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Overdraft383 Shirley Rd, Southampton SO15 3JD

Overdraft has two locations locally (this being one, the other in nearby Winchester). They’ve made the best of what appears a lot like a shop unit from the street, with an exposed approach to the decor inside. There’s space in the bar area for up to 10 cask ales and 10 kegs on draft so is worth the trek out to see what’s on tap, despite no sign of bottles and cans. If you’re visiting on a Tuesday be sure to take advantage of their 2-4-1 offer on tacos!

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Unity Brewing CoBelgrave Industrial Estate, 10 Belgrave Rd, Southampton SO17 3EA

Unity are well known locally for brewing some of the most interesting and innovative beers around. If you’re hoping to visit Unity on your Southampton trip, you’ll need to plan around a Friday evening or Saturday afternoon/evening as their taproom opening is limited to these times. If you don’t make it out here, Unity is well distributed throughout Southampton (and increasingly further afield) so you’re more than likely to find a beer or two of their’s elsewhere in the city.

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The Butcher’s Hook Alehouse7 Manor Farm Rd, Southampton SO18 1NN

In terms of selection The Butcher’s Hook Alehouse in Bitterne more than delivers, despite its relatively small size. At peak times you may find it difficult to get a seat, or even in the door, but it’s worth trying to ensure you don’t miss out on this essential Southampton stop. All of their cask, keg, bottles and cans are listed clearly on a chalkboard to allow you to easily peruse everything on offer. Be sure to take a group photo using the digital screen on the wall, it’s only £1 and money raised is donated to charity.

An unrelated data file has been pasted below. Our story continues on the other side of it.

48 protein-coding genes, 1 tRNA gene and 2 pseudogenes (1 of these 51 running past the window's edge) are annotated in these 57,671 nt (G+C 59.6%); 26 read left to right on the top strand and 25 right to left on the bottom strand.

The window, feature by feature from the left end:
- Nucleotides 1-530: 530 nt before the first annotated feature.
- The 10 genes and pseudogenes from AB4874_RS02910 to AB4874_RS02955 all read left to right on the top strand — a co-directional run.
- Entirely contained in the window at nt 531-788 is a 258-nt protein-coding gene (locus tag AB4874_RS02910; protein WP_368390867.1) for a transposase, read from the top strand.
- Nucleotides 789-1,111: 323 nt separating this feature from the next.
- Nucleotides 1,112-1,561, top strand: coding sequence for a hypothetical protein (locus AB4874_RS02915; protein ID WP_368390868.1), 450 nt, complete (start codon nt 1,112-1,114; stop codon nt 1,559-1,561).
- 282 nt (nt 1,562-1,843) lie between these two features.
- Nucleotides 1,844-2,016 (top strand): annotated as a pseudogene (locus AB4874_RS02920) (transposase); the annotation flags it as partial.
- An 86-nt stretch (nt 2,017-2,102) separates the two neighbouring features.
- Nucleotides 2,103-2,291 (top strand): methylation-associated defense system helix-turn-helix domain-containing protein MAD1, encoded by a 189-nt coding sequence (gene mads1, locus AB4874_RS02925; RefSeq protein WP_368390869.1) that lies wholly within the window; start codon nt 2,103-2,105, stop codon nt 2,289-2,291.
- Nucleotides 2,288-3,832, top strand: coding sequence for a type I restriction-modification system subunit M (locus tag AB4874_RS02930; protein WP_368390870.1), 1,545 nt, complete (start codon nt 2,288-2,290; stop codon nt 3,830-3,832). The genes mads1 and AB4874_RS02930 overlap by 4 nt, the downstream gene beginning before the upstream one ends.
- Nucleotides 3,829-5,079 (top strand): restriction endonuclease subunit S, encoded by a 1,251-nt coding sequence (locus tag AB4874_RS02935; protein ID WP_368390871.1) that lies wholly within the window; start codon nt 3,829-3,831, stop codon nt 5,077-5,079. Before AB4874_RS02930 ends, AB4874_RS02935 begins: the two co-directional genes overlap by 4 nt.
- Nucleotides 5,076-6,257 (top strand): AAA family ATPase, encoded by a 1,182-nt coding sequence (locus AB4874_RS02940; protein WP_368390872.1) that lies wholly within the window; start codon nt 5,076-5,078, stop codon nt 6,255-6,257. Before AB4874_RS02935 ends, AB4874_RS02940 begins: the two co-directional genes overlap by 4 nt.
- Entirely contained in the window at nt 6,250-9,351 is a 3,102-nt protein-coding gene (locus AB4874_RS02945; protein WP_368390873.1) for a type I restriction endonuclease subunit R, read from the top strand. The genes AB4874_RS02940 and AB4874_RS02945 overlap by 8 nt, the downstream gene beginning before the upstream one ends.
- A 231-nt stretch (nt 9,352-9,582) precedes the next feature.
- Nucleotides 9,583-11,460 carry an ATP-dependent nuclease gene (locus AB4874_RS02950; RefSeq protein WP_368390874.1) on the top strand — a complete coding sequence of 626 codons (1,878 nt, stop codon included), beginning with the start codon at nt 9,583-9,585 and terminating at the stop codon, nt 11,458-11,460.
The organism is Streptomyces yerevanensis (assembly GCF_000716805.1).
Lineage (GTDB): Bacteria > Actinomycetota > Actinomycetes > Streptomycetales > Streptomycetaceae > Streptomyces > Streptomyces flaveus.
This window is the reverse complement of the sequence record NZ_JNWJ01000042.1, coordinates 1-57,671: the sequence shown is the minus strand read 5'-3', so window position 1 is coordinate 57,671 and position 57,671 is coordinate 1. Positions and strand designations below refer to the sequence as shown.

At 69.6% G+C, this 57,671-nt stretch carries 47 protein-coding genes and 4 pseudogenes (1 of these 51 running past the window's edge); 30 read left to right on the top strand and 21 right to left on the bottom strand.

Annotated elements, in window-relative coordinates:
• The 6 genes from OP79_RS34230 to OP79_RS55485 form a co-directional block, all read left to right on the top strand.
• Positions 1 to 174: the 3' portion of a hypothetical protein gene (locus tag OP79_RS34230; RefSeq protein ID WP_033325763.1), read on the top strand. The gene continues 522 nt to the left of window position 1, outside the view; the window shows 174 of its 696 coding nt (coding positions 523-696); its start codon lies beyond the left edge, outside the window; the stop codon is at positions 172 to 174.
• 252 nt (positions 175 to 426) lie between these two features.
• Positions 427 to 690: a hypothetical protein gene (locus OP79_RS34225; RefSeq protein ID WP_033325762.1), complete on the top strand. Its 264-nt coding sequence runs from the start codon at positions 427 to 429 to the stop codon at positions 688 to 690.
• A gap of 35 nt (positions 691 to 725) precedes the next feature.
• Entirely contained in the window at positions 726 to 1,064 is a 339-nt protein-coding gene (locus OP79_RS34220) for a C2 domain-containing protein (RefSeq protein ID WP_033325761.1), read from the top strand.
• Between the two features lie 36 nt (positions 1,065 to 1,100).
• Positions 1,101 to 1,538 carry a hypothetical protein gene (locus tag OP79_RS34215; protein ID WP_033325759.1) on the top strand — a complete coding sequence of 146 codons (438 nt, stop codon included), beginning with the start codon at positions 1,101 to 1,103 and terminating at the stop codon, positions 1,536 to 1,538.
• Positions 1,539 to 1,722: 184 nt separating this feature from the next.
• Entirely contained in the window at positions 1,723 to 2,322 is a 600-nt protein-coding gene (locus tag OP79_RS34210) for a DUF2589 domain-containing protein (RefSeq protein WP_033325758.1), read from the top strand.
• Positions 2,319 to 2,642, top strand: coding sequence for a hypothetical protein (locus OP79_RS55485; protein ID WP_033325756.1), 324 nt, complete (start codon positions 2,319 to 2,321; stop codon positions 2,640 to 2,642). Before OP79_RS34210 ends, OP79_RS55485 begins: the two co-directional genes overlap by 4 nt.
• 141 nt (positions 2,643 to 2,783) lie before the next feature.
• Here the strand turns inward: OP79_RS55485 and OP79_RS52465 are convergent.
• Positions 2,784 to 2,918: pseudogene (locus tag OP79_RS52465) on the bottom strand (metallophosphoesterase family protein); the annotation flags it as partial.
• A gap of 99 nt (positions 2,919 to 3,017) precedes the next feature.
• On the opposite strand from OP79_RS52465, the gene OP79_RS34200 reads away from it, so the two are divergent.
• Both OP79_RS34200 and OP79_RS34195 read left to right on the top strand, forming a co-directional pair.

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Caskaway Tasting Rooms – 47 Oxford St, Southampton SO14 3DP

Caskaway Tasting Rooms, located near Southampton’s Ocean Village district, claims to be the city’s “first micropub”. Their collage wall of pump clips from past beers on tap is a fitting tribute to the consistently high calibre of brews that have passed through this nautical themed bar. Caskaway offers table service and has additional seating in both it’s courtyard beer garden and “al fresco” area out front on Oxford Street.

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Dancing Man Brewery – Town Quay, Southampton SO14 2AR

Dancing Man Brewery is one of Southampton’s biggest venues dedicated to craft and yet is perhaps the city’s best kept secrets, as you’re unlikely to find their beers outside of this site (a conscious decision made by the brewery). Based in one of Southampton’s oldest buildings, Dancing Man Brewery is a far cry from the converted shop and industrial units we generally come to expect on our craft beer adventures. You will often find the downstairs bar to be packed out and the first floor restaurant booked up, a testament to their equally fantastic food and beer.

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Belgium and Blues184 Above Bar St, Southampton SO14 7DW

Situated in Southampton’s cultural quarter, Belgium and Blues boasts two floors, a gin bar at street level and a beer cellar below. Their range, as you might expect, has a heavy focus on Belgian beers, which is unique not only for Southampton, but also for much of the UK. If the Belgian style isn’t your thing, they also always have a fair selection of other types of beer on tap and in bottles/cans.

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The Rockstone63 Onslow Rd, Bevois Valley, Southampton SO14 0JL

The Rockstone is the most traditional pub looking pub of the Southampton tour, described above the front entrance as “a country pub in the centre of town”. It’s another popular spot in the city and is worth booking in advance for peak times if you’re hoping to sit inside. Alternatively, there is extensive seating out front. The Rockstone is also known for it’s notorious burger menu, which includes nine vegan options!